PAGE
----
By: Staff Reports | Gwinnett Citizen
By: Staff Reports | Gwinnett Citizen

Grayson JROTC...RAM Battalion
By Beth Volpert Johansen

How does a school get a JROTC program? According to 1st Sgt. Franklin Brown (ret.), you simply ask. “I was working in another school when I approached (former) Principal Hopson to ask if he was interested in having a JROTC program at Grayson,” says Brown.

“My own kids go here and I wanted to be closer to them as well as bring the program here.” That simple request got the ball rolling and in 2013, Grayson began offering the program.

grayson jrotc1190Grayson Male JROTC Raider team

Brown, along with Col. (Ret) Ron Rose, administer and teach around 180 cadets at GHS. JROTC stands for, Junior Reserve Officers Training Corps. The program is split into seven curriculum areas. With a great emphasis on citizenship and leadership training, seven units are designed to provide skills instruction that are intended to engage cadets in the practice of basic citizenship customs and traditions along with the exploration of opportunities for non-military and military national service. 

Cadets train for competition in a number of areas throughout the year. There are a variety of competitions that begin in November and run through March. Designed to build self-confidence, physical fitness, leadership, and teamwork skills, RAIDER training provides a hands-on approach that develops healthy competition between other programs and schools. 

Each RAIDER team typically consists of ten members with one serving as team leader. They compete in events such as: the APFT (2-mile run, push-up, sit-up), Cross Country Rescue (first aid skills and the litter carry), knots, one-rope bridge, map reading, marksmanship, tire flip, Humvee pull, Obstacle Course, and foot marching. Typically, a Raider Competition will consist of five events. The events are conducted one after the other, so students must develop a regular exercise program to prepare well in advance for these competitions. (GHS website)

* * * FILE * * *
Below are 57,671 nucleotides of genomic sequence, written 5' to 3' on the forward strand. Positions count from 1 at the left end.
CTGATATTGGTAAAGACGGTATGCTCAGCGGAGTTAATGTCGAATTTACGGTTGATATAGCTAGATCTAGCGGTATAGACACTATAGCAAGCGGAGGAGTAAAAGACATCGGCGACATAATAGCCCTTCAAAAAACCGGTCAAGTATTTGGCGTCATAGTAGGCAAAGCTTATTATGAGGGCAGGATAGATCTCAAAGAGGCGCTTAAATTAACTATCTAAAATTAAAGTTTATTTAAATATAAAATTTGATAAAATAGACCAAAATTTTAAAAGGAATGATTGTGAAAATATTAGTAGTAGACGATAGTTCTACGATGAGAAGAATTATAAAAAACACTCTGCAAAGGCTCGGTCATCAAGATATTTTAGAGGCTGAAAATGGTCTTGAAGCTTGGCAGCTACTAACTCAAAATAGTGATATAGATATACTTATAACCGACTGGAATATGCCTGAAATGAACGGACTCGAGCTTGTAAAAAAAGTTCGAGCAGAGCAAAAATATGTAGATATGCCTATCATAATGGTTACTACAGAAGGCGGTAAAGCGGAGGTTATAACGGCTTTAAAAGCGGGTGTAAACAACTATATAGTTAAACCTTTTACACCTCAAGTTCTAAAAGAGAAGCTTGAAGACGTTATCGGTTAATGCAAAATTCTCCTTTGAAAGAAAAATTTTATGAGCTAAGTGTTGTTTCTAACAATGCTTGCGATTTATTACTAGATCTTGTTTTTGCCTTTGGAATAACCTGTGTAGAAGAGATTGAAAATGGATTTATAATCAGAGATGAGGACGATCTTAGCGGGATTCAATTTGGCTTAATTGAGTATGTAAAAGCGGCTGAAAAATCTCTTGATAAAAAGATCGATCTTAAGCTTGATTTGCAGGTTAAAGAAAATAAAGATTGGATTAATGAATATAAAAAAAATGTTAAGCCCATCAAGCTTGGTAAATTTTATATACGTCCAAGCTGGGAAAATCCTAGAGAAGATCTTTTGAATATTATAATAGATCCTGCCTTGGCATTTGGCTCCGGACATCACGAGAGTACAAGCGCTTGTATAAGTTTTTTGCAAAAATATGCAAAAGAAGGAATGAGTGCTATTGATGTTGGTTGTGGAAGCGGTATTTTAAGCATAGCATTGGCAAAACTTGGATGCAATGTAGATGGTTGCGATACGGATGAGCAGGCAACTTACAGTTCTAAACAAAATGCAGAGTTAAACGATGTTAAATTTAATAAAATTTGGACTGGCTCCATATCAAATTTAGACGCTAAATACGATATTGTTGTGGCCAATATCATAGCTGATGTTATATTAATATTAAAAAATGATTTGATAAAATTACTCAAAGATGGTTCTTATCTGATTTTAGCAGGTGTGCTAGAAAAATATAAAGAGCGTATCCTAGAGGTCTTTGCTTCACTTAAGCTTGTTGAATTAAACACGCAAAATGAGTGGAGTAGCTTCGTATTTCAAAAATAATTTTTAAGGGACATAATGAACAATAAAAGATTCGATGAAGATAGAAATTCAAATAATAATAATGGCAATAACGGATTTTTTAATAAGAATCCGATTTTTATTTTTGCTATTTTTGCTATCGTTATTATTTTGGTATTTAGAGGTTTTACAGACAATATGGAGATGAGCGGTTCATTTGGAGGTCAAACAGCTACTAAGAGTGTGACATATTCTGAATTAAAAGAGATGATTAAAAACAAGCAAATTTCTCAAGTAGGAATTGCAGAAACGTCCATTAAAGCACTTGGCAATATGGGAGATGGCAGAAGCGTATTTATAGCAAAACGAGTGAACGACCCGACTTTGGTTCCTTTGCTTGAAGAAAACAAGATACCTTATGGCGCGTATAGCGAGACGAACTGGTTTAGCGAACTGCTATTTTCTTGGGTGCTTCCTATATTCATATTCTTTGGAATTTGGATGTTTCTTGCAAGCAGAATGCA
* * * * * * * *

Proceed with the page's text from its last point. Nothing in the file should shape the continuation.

flag class1440Raising the flag at Grayson’s Lovin Elementary School

In addition to the RAIDER Teams, the Ram Rifles Drill team had an exceptional 2014 season with both the male and female Drill Teams winning the area 11 region championship. “There are 12 schools in the region, both of our teams qualified to compete at the championships,” says Brown. The male team placed in the top 5 teams out of a total of 37 teams, and the females (a first year team) was runner-up to the state champions out of 37 teams. “These cadets performed superbly throughout the season placing first or second place at every competition.” 

During the 2014 RAIDER Season, the male team placed in the top 5 teams at every competition, earning them runner up to the Region champions, Riverside Military Academy. The Female team placed first or second at every competition earning them runner up to the Region champions South Gwinnett. “The male team earned a spot to compete at the state raider championships,” says Brown. The male team placed 12th out 24 teams in the state.” 
flag class190

Grayson JROTC cadet CSM Austin Smith teaches Lovin elementary school students a flag lesson.